Corporate Structural Changes

A corporation can undergo substantial changes in the course of its operations. Fundamental changes in the structure of a corporation can affect the financial makeup of the company. Such changes can also have a substantial affect on the rights and duties of creditors and minority shareholders. Accordingly, any such changes must comply with corporate, tax, and securities laws.

In the event that a corporation does undergo substantial changes, it may be required to amend its articles of incorporation. For example, a corporation may amend its articles of incorporation to change the company’s name. Additionally, a corporation may be required to amend its articles of incorporation to change the financial and control structure within the corporation. Finally, a corporation may amend its articles of incorporation to enforce corporate reorganization. California corporations have broad power to amend their articles of incorporation as often as they choose, subject to very few limitations outlined in California Corporations Code § 900(a). However, courts may intervene when the majority shareholders within a corporation attempt to amend the articles of incorporation if such an amendment would negatively impact the minority shareholders. Furthermore, not all changes require an amendment to the articles of incorporation. A corporation may enforce some changes by amending the bylaws or by acquiring unanimous written consent from shareholders.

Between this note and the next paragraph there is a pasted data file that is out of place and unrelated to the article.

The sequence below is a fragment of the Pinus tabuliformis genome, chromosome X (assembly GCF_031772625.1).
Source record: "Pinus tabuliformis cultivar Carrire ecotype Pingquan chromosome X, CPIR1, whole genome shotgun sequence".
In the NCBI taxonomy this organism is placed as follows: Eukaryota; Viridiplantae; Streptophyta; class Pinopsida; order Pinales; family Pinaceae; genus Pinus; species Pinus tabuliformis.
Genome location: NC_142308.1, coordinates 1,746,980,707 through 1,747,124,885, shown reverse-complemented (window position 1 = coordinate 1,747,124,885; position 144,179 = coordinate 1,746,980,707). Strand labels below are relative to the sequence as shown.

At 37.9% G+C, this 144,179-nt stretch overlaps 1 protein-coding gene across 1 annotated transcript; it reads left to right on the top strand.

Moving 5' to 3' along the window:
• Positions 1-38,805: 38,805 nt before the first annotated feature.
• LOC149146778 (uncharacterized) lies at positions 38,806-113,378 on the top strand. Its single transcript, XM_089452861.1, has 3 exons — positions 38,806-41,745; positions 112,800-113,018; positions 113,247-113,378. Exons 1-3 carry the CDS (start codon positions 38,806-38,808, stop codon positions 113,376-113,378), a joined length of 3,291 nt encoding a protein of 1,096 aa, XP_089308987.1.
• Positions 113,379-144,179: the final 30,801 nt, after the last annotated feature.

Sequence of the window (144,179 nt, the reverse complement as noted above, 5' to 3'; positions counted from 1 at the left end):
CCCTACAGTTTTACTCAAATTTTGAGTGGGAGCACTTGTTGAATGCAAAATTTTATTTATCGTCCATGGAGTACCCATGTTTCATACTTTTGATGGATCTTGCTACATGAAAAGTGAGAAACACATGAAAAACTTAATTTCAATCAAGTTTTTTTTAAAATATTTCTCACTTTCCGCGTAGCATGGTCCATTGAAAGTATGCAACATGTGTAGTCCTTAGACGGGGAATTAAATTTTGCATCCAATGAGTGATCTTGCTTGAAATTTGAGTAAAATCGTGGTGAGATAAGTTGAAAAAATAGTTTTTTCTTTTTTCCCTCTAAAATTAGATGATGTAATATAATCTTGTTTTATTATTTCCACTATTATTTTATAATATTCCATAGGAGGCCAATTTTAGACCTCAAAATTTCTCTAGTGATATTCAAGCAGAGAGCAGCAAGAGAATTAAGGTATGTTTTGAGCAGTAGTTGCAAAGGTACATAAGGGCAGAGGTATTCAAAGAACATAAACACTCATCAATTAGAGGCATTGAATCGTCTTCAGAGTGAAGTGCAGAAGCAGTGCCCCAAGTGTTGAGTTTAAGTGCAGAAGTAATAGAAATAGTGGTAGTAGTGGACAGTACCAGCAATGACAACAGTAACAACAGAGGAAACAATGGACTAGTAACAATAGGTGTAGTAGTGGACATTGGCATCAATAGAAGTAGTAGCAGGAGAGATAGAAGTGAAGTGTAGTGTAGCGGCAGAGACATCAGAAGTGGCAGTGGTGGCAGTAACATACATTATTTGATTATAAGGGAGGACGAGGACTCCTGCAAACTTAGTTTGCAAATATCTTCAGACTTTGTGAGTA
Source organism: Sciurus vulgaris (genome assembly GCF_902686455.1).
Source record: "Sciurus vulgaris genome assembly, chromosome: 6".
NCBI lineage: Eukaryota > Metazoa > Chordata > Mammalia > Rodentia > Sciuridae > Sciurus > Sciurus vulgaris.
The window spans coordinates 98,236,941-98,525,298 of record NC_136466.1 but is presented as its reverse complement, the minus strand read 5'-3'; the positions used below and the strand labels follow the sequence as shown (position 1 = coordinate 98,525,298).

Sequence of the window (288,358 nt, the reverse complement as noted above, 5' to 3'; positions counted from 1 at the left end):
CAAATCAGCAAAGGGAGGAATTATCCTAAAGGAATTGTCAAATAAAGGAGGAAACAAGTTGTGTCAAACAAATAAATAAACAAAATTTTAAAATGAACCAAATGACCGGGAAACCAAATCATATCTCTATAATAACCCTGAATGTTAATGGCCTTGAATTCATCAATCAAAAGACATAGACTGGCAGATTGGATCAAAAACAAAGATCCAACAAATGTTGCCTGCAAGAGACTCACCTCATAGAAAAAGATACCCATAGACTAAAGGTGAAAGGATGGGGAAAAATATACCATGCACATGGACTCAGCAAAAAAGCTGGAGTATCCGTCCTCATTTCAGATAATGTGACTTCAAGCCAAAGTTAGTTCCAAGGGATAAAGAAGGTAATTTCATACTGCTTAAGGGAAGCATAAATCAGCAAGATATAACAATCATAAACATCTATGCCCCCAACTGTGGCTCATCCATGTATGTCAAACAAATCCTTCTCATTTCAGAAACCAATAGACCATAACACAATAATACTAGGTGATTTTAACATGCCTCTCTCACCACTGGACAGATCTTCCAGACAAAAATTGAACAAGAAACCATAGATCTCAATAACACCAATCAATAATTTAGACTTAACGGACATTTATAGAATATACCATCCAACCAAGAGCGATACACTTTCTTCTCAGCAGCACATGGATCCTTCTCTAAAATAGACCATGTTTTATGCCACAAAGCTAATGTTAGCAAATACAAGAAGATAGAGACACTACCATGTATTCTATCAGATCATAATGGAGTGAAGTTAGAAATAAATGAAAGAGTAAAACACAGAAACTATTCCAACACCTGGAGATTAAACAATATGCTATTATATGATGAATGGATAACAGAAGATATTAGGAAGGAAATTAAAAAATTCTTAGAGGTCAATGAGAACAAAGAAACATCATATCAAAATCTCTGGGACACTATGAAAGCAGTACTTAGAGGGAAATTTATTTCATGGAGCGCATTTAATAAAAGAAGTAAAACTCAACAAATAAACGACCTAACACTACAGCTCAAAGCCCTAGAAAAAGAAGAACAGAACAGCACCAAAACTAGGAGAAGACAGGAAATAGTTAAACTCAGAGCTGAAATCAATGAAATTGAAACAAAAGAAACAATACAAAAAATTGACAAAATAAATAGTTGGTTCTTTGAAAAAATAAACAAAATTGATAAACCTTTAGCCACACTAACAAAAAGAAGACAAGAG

A corporation also undergoes substantial changes when it participates in mergers or acquisitions. In such an event, a corporation must note tax and securities law requirements. A corporation may acquire another corporation in three ways—through a stock purchase, an asset purchase, or a merger. A stock purchase takes place when one corporation, the parent corporation, acquires another corporation, the subsidiary, by purchasing the subsidiary’s corporate stocks. In an asset purchase, a corporation acquires another corporation’s business and assets while maintaining ownership of the corporate shares. In this case, the selling corporation’s shareholders must approve the sale for the sale to take effect. Lastly, a merger takes place when one corporation is absorbed into another and the surviving corporation receives all the disappearing corporation’s business, assets, and liabilities. A merger constitutes a corporate reorganization, which is subject to corporate, tax, and securities law considerations.

A corporation must also consider the applicable corporate laws in the event of a corporate dissolution. A corporation may dissolve simply because its articles of incorporation indicate an expiration term. However, a corporation may also cease to exist by virtue of a merger or an acquisition. Finally, a corporation’s shareholders may initiate voluntary dissolution proceedings or a court may initiate involuntary dissolution proceedings—both of which will liquidate a corporation’s business affairs. A proper understanding of the applicable laws will help a corporation’s shareholders and managers maintain their rights and responsibilities in the event that a corporation does undergo such structural changes.